First to market with its TRW branded Electric Park Brake (EPB) system in 2001 – which pioneered with Lancia, Audi and VW – the ZF business has now produced in excess of sixty million EPB motor-on-caliper units.
This article looks at what to do in the event of the brake failing to release, demonstrated in this video.
The cause for this defect is an interrupted power supply to the electric motors (actuators) which then can no longer release the brake. The exact fault can only be identified by experienced professional mechanics using the appropriate diagnostic tools.
To get the vehicle to the garage, however, it may be necessary to open the brake with the emergency release. Some vehicle manufacturers offer integrated systems for this. The exact handling is described in the operating instructions for the vehicle. For vehicles where this is not the case, this piece describes a general option for emergency release.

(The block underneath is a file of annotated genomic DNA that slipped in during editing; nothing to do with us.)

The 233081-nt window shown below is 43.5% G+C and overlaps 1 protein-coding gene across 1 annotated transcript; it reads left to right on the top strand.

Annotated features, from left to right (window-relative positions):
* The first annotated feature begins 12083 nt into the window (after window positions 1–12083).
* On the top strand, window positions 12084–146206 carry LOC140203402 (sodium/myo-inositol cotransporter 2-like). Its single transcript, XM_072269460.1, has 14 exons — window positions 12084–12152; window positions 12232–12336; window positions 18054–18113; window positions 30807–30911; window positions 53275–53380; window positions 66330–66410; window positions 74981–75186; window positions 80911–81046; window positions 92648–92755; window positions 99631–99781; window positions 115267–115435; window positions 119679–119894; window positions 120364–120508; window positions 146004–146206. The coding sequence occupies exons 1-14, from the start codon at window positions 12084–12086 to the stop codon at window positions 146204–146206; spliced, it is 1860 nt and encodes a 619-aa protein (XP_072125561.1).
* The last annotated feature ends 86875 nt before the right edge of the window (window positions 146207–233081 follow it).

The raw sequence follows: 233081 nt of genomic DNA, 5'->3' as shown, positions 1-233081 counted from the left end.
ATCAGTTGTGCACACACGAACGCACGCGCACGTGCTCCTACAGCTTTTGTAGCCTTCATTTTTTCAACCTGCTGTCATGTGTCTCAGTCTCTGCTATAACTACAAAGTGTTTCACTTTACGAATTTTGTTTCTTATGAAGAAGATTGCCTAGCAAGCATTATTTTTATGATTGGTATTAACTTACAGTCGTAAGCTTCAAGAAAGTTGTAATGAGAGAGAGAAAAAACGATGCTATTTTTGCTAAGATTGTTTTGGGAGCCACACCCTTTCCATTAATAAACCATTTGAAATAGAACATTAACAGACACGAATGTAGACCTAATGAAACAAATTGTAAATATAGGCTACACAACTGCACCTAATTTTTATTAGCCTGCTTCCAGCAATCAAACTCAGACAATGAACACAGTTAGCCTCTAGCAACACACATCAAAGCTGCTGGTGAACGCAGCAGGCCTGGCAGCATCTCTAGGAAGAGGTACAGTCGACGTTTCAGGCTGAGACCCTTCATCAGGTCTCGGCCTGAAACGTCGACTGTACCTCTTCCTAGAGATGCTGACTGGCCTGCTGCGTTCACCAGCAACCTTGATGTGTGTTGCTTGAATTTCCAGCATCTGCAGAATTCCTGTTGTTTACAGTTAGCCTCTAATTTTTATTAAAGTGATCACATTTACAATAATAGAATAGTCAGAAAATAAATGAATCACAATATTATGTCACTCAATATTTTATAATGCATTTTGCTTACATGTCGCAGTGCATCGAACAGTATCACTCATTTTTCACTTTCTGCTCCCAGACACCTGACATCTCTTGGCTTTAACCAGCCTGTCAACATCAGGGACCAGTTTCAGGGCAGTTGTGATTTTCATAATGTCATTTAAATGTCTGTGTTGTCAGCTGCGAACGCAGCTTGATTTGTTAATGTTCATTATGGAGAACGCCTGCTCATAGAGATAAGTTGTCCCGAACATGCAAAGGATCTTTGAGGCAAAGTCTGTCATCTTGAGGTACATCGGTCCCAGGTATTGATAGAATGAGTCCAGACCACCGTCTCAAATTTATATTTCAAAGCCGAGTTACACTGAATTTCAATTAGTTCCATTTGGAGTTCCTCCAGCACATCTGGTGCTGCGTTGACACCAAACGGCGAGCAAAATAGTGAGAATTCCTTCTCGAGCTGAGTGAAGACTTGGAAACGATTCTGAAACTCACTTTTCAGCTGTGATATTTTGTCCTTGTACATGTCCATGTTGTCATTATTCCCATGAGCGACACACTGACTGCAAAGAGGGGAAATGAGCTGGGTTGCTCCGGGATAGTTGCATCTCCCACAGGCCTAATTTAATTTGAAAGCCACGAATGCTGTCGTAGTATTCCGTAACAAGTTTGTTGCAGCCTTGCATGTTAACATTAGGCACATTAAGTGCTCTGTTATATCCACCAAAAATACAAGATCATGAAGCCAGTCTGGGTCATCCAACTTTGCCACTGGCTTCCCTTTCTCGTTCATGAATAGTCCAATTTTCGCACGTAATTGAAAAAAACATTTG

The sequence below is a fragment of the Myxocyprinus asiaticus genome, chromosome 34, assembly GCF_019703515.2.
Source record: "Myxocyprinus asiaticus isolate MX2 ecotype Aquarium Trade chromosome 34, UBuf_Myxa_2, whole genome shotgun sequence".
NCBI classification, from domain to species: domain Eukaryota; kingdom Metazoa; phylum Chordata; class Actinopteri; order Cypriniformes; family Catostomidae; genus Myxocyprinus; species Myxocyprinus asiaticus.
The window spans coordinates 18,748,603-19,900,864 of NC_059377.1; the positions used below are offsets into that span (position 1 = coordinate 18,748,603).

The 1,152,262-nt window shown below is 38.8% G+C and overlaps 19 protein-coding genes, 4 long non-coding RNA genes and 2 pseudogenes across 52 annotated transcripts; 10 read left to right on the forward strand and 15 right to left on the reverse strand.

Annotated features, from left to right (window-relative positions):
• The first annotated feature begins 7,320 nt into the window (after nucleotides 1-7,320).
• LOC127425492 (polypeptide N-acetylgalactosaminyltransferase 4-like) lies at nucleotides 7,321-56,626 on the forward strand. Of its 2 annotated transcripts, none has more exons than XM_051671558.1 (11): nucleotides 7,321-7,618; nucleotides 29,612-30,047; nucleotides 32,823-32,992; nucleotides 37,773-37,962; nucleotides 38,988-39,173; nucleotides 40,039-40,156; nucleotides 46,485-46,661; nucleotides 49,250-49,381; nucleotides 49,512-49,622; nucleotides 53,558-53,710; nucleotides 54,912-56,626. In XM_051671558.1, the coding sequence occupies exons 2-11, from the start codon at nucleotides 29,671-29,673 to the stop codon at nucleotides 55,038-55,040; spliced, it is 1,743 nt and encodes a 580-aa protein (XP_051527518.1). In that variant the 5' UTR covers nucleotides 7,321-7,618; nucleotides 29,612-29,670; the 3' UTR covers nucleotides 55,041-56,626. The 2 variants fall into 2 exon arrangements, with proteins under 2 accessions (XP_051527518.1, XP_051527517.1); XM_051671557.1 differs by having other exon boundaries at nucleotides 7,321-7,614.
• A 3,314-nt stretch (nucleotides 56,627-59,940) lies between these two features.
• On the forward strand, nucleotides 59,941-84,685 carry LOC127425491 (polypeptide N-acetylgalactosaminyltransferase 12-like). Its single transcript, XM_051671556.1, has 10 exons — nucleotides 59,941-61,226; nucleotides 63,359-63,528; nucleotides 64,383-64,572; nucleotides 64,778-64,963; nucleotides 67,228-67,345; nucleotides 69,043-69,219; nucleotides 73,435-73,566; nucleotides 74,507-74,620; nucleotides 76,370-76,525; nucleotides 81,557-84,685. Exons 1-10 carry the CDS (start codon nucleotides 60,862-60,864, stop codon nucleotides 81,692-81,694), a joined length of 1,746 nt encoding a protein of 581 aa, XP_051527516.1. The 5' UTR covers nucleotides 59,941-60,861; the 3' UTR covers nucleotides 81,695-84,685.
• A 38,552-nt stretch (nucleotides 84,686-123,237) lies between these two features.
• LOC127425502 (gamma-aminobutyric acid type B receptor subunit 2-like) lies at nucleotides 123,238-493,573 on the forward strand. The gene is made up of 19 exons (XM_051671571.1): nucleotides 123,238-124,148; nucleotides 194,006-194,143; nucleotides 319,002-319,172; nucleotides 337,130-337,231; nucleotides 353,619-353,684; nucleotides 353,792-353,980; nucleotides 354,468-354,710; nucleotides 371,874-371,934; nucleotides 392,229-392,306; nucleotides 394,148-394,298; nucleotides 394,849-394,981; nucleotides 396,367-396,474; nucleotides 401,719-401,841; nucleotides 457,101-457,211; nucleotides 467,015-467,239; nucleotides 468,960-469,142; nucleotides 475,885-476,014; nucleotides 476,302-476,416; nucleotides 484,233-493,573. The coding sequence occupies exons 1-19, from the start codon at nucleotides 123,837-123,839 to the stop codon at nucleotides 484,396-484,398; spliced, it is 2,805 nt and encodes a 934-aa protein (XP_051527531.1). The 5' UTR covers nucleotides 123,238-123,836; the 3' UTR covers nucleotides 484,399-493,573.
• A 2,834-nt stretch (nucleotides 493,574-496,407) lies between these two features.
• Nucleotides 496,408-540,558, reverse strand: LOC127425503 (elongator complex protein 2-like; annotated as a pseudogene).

One important note: Do not attempt to release the brake by connecting an external power source. This can destroy the actuator due to different electric controls for the system variants!
To release the brake, you should therefore proceed as follows:
Note: Some EPB systems use actuators with an integrated cable. In this case, the plug connection must be disconnected on the cable harness of the vehicle. This is generally located in the corresponding wheel housing!
5. Mount the actuator
Insert the actuator, ensuring correct seating of the sealing ring.
Note: The motor may have to be rotated slightly during installation so actuator and spindle engage.
Insert the fixing screws
Attention: Ensure to insert and tighten the screws by a few turns by hand. If the thread is damaged, the complete brake caliper has to be replaced!
Tighten the screws with the torque specified by the vehicle manufacturer. Install the connector.
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